In the book "Statistics Done Wrong" by Alex Reinhart (which you can read for free here: https://www.statisticsdonewrong.com/) this problem is discussed with an example where we can clearly see that a significance of 0.05 does not mean that we have 5% chances of getting it wrong, but actually we have closer to 30% chances of obtaining unrealistic results. This is because there are two types of errors in which we can incur (for example when performing an ANOVA), the type I (i.e. rejecting a null hypothesis when it is actually true) and type II (i.e. accepting a null hypothesis when it is actually false).

Image taken from: https://datasciencedojo.com/ |

The probability of incurring in a type I error is indicated by α (or significance level) and usually takes a value of 5%; this means that we are happy to consider a scenario where we have 5% chances of rejecting the null hypothesis when it is actually true. If we are not happy with this, we can further decrease this probability by decreasing the value of α (for example to 1%). On the contrary the probability of incurring in a type II error is expressed by β, which usually takes a value of 20% (meaning a power of 80%). This means we are happy to work assuming that we have a 20% chance of accepting the null hypothesis when it is actually false.

If our experiment is not designed properly we cannot be sure whether we actually incurred in one of these two errors. In other words, if we run a bad experiment and we obtain a insignificant p-value it may be that we incurred in a type II error, meaning that in reality our treatment works but its effect cannot be detected by our experiment. However, it may also be that we obtained a significant p-value but we incurred in a type I error, and if we repeat the experiment we will find different results.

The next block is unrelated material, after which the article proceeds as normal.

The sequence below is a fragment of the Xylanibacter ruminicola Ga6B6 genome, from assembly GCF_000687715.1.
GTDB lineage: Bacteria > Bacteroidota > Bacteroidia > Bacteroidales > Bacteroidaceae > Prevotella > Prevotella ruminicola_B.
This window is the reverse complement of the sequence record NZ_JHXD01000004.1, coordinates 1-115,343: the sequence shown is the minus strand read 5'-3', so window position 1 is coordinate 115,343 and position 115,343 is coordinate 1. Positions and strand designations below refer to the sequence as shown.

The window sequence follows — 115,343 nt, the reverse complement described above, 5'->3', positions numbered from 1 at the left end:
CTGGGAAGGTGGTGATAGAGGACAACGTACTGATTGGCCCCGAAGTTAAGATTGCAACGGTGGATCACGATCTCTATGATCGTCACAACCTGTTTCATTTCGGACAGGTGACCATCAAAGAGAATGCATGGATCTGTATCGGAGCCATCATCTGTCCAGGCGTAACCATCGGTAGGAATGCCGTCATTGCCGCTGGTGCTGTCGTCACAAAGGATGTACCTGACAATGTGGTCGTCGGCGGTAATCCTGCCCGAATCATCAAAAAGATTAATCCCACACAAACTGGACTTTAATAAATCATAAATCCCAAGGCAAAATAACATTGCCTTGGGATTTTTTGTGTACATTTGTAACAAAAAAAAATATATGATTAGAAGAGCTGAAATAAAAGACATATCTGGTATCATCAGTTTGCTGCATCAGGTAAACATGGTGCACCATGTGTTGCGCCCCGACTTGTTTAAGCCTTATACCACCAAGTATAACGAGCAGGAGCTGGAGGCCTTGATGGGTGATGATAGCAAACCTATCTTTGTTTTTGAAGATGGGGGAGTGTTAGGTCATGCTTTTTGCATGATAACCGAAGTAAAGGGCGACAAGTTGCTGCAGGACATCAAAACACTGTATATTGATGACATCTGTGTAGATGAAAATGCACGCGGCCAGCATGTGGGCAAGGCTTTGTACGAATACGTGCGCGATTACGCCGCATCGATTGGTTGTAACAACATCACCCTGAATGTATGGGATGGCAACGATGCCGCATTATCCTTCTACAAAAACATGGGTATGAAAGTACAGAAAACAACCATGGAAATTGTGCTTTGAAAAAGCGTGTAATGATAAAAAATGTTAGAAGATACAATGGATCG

The only way we can be sure to run a good experiment is by running a power analysis. By definition power is the probability of obtaining statistical significance (not necessarily a small p-value, but at least a realistic outcome). Power analysis can be used before an experiment to test whether our design has good chances of succeeding (

*a priori*) or after to test whether the results we obtained were realistic.

###
Update 17/11/2017

How many subjects to compute a robust mean?

This is a question that I get sometimes when talking with students that are planning descriptive experiments. How many subjects do I need for the mean value I compute to be robust?The answer is provided by Berkowitz here: www.columbia.edu/~mvp19/RMC/M6/M6.doc

The simplified formula to compute the minimum number of samples is:

where SD is the standard deviation and SE is the standard error. These values can be obtained from previous experiments, or from the literature.

### Effect Size

A simple and effective definition of effect size is provided in the book "Power Analysis for Experimental Research" by Bausell & Li. They say:

"effect size is nothing more than a standardized measure of the size of the mean difference(s) among the study’s groups or of the strength of the relationship(s) among its variables".

Despite its simple definition the calculation of the effect size is not always straightforward and many indexes have been proposed over the years. Bausell & Li propose the following definition, in line with what proposed by Cohen in his "Statistical Power Analysis for the Behavioral Sciences":